Rebutting the “miracles come in clusters” argument

Some cessationists argue that miracles come in clusters in redemptive history, signalling important events.  And the unspoken conclusion is that they don’t happen today.

Even if this were true, the conclusion wouldn’t follow.  But is it true?  The following is from Jack Deere’s Surprised by the Spirit.

Over the years, I have observed that the majority of what Christians believe is not derived from their own patient and careful study of the Scriptures. The majority of Christians believe what they believe because godly and respected teachers told them it was correct. I have seen this illustrated in hundreds of ways, but the following is one I shall never forget.

Seminary graduates who want to enter into the doctoral program are required to pass both written and oral examinations before they can be admitted. As a professor, one of my tasks was to help administer these exams along with some of my colleagues.

On this particular day we were examining three young, hopeful, prospective doctoral students. We were giving them the oral exam, the most nerve-racking part of the entrance requirements. In this exam, four to five professors ask the prospective student questions about the Hebrew language, archaeology, other technical fields of study related to the Old Testament, and about his own personal views of theology. The reason for the latter was that we did not want to give our Th.D. degree to a student who held to a theology that the seminary could not approve.

. . . When I asked him a third question, namely, what he believed about the miraculous gifts of the Holy Spirit, his confidence seemed to return. Undaunted, he replied that they were not given any longer. Again, his reason for this was that it was the plain teaching of the Scriptures. I asked him what he thought was the strongest evidence from the Bible to support the passing away of the miraculous gifts of the Spirit.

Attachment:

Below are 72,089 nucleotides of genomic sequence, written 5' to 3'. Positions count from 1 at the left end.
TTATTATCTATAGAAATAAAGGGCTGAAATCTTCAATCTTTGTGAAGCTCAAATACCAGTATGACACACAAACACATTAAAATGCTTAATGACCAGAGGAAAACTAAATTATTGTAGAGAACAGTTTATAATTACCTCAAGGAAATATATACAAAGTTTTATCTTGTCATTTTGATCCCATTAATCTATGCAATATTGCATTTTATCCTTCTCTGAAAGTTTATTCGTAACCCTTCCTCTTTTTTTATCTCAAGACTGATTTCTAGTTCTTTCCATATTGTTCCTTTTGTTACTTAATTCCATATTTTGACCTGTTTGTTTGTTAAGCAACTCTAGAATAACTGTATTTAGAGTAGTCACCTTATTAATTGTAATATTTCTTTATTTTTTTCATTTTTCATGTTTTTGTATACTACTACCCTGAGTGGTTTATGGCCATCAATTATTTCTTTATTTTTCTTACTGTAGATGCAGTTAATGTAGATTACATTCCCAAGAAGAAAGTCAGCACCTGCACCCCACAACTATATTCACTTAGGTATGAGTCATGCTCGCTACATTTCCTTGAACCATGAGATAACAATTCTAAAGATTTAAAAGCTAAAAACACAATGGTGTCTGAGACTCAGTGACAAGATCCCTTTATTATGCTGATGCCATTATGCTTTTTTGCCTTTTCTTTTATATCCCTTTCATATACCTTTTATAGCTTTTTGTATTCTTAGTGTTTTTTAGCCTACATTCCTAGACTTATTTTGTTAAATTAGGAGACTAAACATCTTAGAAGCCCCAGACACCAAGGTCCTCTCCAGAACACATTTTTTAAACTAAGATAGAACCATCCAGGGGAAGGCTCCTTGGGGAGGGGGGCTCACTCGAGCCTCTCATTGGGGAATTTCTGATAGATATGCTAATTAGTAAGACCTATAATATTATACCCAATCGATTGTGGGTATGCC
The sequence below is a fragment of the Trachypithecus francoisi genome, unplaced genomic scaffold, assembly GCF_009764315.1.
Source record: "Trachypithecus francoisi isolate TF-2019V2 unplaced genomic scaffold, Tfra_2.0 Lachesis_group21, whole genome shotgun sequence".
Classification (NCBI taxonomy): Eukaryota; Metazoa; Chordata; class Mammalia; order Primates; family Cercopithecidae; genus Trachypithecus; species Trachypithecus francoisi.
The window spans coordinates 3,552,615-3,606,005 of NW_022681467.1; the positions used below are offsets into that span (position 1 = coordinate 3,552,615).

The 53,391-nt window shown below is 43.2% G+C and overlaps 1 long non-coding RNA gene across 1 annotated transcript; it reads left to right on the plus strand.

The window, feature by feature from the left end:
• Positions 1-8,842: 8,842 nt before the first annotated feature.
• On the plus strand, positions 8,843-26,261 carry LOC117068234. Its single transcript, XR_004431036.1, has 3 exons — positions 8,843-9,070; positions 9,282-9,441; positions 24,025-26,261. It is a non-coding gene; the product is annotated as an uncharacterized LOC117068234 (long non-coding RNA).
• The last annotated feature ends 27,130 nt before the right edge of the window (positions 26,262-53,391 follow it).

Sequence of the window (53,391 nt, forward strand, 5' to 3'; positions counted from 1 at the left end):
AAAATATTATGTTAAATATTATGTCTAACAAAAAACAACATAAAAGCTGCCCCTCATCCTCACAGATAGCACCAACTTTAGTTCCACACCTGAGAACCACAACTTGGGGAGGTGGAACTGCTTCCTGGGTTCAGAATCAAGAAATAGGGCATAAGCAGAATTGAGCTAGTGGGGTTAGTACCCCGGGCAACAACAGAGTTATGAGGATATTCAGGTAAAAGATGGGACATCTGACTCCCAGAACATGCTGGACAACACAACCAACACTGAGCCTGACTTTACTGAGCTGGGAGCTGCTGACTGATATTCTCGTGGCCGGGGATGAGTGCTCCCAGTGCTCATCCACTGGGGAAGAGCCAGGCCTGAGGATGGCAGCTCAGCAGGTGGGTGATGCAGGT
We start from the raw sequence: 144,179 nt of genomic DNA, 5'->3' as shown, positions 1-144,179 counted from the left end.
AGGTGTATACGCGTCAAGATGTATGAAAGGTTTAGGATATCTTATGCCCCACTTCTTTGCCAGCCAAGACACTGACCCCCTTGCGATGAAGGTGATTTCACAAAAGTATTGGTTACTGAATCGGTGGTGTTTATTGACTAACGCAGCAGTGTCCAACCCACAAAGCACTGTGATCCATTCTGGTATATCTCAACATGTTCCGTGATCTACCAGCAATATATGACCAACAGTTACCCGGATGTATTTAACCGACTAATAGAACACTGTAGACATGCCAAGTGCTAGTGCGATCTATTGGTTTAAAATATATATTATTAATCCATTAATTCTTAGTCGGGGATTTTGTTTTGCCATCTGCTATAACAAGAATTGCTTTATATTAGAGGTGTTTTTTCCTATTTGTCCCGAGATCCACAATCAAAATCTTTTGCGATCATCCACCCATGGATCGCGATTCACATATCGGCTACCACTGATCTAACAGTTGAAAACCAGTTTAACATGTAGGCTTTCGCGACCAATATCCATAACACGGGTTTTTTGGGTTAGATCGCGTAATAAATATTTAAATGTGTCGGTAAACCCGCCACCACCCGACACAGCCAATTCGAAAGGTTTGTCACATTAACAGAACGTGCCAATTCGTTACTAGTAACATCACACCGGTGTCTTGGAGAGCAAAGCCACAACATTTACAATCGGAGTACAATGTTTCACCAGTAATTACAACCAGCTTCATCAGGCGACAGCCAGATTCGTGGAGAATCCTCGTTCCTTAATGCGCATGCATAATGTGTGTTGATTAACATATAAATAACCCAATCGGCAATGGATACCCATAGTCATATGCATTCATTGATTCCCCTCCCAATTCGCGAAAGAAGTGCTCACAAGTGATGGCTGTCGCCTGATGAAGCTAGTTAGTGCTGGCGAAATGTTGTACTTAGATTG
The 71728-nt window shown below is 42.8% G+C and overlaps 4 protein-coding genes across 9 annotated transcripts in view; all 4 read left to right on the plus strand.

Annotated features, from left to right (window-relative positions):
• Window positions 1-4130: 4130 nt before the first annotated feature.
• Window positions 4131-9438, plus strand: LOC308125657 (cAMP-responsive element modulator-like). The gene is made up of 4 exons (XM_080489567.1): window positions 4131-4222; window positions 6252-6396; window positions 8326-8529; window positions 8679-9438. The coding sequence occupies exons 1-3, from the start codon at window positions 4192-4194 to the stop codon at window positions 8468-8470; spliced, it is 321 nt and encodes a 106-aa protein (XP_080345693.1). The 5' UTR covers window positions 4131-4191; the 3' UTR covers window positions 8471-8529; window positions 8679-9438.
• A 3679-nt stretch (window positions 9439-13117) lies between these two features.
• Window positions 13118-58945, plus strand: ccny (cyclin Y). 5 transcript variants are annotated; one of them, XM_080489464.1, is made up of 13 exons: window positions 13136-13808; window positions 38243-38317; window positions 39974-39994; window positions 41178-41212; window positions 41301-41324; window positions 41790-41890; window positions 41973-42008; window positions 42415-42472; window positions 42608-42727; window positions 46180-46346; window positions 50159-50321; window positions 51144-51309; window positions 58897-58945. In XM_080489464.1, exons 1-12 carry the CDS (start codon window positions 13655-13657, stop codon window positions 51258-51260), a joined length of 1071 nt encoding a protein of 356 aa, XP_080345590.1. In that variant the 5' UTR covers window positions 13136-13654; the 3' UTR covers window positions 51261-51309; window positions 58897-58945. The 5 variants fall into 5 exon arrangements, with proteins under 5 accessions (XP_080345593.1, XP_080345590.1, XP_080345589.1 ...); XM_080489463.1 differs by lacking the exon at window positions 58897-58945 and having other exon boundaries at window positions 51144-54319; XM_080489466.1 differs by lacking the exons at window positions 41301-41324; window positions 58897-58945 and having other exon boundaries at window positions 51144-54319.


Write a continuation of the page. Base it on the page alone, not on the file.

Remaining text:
“The Bible teaches that there are only three periods where miracles were common in the history of God’s dealings with his people. They were common during the time of Moses and Joshua, Elijah and Elisha, and Christ and the apostles—three periods of two generations each. The next time miracles will be common will be during the reign of the Antichrist and the great Tribulation,” he replied without a moment’s hesitation.

“Did you arrive at this position from a careful inductive study of the Scriptures?” I asked.

“That’s correct.”

At this point, I knew he was not telling the truth. He did not come to that position from a careful study of the Scriptures. Benjamin Breckenridge Warfield, the Princeton theologian, had popularized that position at the beginning of the twentieth century, with the result that reformed and dispensational theologians have been using it ever since. One or more of us had passed this teaching on to the student, and now he was trying to claim that he had gotten it by careful study of the Scriptures.

His dishonesty was a little more than I was willing to tolerate, so I said, “Let’s see if you can defend that position now. Let’s start with chapter one of Genesis and think our way through every chapter of the Old Testament to see if the biblical evidence supports your theory. Remember, we should only find three periods in which miracles are common. What took place in the first chapter of the Bible?”

“That is where God creates the world.”

“How about chapter two?”

“That is the story of the creation of the world with man at the center.”

“Chapter three?”

“That is where the Devil comes to Adam and Eve and tempts them to sin, and God has to expel them from the garden.”

“Are these things miraculous?,” I asked.

“Well yes, but you have to start somewhere.”